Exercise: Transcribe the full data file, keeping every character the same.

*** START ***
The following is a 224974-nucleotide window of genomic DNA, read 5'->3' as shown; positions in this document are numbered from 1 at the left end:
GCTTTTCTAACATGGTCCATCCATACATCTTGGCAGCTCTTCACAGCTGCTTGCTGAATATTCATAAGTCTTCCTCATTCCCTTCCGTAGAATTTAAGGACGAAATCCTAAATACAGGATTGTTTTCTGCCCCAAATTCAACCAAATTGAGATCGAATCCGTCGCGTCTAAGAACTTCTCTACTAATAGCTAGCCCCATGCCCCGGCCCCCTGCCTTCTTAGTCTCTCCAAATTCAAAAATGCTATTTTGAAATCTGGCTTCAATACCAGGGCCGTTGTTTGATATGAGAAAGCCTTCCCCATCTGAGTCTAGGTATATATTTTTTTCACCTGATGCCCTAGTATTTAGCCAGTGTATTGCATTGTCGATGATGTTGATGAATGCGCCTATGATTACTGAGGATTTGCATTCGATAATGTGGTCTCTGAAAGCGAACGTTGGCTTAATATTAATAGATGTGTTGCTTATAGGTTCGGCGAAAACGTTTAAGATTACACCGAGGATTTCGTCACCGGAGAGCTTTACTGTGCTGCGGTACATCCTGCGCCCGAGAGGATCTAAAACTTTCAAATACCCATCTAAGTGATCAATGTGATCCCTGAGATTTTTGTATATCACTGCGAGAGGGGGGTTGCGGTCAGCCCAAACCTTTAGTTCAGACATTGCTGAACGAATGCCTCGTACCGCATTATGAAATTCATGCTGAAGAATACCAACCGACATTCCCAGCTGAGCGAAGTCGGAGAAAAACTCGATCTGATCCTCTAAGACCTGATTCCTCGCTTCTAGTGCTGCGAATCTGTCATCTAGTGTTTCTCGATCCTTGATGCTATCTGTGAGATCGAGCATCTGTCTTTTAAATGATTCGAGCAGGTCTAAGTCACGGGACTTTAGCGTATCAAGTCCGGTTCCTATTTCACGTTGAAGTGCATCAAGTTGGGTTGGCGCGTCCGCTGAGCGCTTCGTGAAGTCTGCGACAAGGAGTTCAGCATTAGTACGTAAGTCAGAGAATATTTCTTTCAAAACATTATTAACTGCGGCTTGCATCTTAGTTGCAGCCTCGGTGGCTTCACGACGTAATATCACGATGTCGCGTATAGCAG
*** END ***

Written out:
The following is a 224974-nucleotide window of genomic DNA, read 5'->3' as shown; positions in this document are numbered from 1 at the left end:
GCTTTTCTAACATGGTCCATCCATACATCTTGGCAGCTCTTCACAGCTGCTTGCTGAATATTCATAAGTCTTCCTCATTCCCTTCCGTAGAATTTAAGGACGAAATCCTAAATACAGGATTGTTTTCTGCCCCAAATTCAACCAAATTGAGATCGAATCCGTCGCGTCTAAGAACTTCTCTACTAATAGCTAGCCCCATGCCCCGGCCCCCTGCCTTCTTAGTCTCTCCAAATTCAAAAATGCTATTTTGAAATCTGGCTTCAATACCAGGGCCGTTGTTTGATATGAGAAAGCCTTCCCCATCTGAGTCTAGGTATATATTTTTTTCACCTGATGCCCTAGTATTTAGCCAGTGTATTGCATTGTCGATGATGTTGATGAATGCGCCTATGATTACTGAGGATTTGCATTCGATAATGTGGTCTCTGAAAGCGAACGTTGGCTTAATATTAATAGATGTGTTGCTTATAGGTTCGGCGAAAACGTTTAAGATTACACCGAGGATTTCGTCACCGGAGAGCTTTACTGTGCTGCGGTACATCCTGCGCCCGAGAGGATCTAAAACTTTCAAATACCCATCTAAGTGATCAATGTGATCCCTGAGATTTTTGTATATCACTGCGAGAGGGGGGTTGCGGTCAGCCCAAACCTTTAGTTCAGACATTGCTGAACGAATGCCTCGTACCGCATTATGAAATTCATGCTGAAGAATACCAACCGACATTCCCAGCTGAGCGAAGTCGGAGAAAAACTCGATCTGATCCTCTAAGACCTGATTCCTCGCTTCTAGTGCTGCGAATCTGTCATCTAGTGTTTCTCGATCCTTGATGCTATCTGTGAGATCGAGCATCTGTCTTTTAAATGATTCGAGCAGGTCTAAGTCACGGGACTTTAGCGTATCAAGTCCGGTTCCTATTTCACGTTGAAGTGCATCAAGTTGGGTTGGCGCGTCCGCTGAGCGCTTCGTGAAGTCTGCGACAAGGAGTTCAGCATTAGTACGTAAGTCAGAGAATATTTCTTTCAAAACATTATTAACTGCGGCTTGCATCTTAGTTGCAGCCTCGGTGGCTTCACGACGTAATATCACGATGTCGCGTATAGCAG